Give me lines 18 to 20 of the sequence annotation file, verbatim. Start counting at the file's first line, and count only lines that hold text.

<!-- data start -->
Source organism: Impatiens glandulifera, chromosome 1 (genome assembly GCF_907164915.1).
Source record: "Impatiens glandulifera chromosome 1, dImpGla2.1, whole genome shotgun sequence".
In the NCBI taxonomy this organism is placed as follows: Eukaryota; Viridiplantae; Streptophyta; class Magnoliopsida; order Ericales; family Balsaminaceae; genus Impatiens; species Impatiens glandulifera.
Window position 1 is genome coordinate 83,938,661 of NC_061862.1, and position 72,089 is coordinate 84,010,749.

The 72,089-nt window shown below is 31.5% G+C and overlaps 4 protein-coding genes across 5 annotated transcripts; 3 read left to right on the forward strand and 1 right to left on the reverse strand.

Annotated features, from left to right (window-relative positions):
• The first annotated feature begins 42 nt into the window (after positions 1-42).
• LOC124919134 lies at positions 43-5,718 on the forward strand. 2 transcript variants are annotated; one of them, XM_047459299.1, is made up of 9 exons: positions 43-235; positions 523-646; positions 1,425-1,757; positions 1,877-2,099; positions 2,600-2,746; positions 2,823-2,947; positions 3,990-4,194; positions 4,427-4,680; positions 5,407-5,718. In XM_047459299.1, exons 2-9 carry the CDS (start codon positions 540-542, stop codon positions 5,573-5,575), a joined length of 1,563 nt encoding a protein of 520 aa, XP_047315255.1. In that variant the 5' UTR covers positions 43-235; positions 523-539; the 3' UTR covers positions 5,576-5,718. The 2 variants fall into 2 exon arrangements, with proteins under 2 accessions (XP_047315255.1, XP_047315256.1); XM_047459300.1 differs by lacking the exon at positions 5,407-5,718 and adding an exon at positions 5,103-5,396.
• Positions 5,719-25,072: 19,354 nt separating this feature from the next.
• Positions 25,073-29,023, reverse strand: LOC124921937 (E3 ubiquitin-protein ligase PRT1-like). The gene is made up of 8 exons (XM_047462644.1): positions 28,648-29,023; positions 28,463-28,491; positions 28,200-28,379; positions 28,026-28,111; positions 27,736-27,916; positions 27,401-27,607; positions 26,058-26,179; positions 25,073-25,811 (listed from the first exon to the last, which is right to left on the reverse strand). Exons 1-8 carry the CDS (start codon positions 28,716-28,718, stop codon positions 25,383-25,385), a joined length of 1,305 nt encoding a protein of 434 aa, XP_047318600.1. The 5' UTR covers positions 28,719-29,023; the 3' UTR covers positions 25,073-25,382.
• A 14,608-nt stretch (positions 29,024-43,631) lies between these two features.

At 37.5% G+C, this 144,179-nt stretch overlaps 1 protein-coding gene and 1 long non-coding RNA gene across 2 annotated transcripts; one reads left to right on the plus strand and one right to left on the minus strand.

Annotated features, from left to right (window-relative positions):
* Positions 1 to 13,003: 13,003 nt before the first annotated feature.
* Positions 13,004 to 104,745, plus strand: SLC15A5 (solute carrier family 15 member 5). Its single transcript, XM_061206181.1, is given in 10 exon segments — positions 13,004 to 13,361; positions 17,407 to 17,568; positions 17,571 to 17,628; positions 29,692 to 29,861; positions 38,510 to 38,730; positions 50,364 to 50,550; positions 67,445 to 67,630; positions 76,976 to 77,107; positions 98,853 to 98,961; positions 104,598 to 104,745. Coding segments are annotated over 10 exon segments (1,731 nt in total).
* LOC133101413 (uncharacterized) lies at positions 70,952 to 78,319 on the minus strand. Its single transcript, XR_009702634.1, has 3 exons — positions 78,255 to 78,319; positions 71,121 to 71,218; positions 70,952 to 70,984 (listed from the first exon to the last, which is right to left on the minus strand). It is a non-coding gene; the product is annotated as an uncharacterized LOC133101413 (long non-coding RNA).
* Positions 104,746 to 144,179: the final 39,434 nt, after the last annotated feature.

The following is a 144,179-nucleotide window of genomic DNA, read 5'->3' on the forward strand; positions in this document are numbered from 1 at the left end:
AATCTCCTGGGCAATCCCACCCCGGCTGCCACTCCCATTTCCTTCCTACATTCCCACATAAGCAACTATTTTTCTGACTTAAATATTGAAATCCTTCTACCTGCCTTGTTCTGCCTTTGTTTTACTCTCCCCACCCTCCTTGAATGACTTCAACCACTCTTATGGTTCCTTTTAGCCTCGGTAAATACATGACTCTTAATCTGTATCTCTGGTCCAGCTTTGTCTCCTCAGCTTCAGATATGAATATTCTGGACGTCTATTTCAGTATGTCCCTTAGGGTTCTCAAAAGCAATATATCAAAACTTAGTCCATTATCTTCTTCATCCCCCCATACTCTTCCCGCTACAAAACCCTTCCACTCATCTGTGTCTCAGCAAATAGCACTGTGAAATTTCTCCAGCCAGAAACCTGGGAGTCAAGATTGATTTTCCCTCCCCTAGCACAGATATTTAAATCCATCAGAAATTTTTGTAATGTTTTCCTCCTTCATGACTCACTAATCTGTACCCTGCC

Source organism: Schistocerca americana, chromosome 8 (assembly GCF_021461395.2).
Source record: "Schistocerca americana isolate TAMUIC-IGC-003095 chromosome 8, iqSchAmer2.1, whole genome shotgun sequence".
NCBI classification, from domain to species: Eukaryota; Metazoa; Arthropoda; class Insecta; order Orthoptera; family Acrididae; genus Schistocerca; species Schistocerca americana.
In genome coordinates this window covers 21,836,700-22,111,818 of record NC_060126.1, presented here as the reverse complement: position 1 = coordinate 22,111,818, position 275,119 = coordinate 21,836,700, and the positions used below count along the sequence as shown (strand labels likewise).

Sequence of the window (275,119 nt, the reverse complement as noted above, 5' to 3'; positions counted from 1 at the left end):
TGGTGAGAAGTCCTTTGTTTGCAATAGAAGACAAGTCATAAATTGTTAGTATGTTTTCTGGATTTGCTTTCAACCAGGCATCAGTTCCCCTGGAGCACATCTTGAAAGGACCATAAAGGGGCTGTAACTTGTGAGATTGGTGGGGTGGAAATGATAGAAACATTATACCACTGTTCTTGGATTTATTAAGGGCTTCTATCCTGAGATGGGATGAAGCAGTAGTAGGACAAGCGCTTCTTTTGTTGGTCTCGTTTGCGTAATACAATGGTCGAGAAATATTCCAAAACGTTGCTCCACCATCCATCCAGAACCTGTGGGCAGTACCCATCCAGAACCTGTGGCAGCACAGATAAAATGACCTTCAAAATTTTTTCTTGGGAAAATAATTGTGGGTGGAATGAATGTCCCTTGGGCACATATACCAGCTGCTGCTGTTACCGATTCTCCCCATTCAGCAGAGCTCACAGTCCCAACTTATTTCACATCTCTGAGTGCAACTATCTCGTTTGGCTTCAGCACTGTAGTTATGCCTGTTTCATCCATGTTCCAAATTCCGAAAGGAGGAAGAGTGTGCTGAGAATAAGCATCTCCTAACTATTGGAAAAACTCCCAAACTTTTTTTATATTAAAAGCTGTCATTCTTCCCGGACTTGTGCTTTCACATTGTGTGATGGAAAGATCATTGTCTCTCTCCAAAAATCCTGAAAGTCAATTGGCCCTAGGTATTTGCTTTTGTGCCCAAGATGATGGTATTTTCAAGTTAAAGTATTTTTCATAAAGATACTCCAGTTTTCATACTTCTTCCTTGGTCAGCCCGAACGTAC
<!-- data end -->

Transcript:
The following is a 144,179-nucleotide window of genomic DNA, read 5'->3' on the forward strand; positions in this document are numbered from 1 at the left end:
AATCTCCTGGGCAATCCCACCCCGGCTGCCACTCCCATTTCCTTCCTACATTCCCACATAAGCAACTATTTTTCTGACTTAAATATTGAAATCCTTCTACCTGCCTTGTTCTGCCTTTGTTTTACTCTCCCCACCCTCCTTGAATGACTTCAACCACTCTTATGGTTCCTTTTAGCCTCGGTAAATACATGACTCTTAATCTGTATCTCTGGTCCAGCTTTGTCTCCTCAGCTTCAGATATGAATATTCTGGACGTCTATTTCAGTATGTCCCTTAGGGTTCTCAAAAGCAATATATCAAAACTTAGTCCATTATCTTCTTCATCCCCCCATACTCTTCCCGCTACAAAACCCTTCCACTCATCTGTGTCTCAGCAAATAGCACTGTGAAATTTCTCCAGCCAGAAACCTGGGAGTCAAGATTGATTTTCCCTCCCCTAGCACAGATATTTAAATCCATCAGAAATTTTTGTAATGTTTTCCTCCTTCATGACTCACTAATCTGTACCCTGCC

Source organism: Schistocerca americana, chromosome 8 (assembly GCF_021461395.2).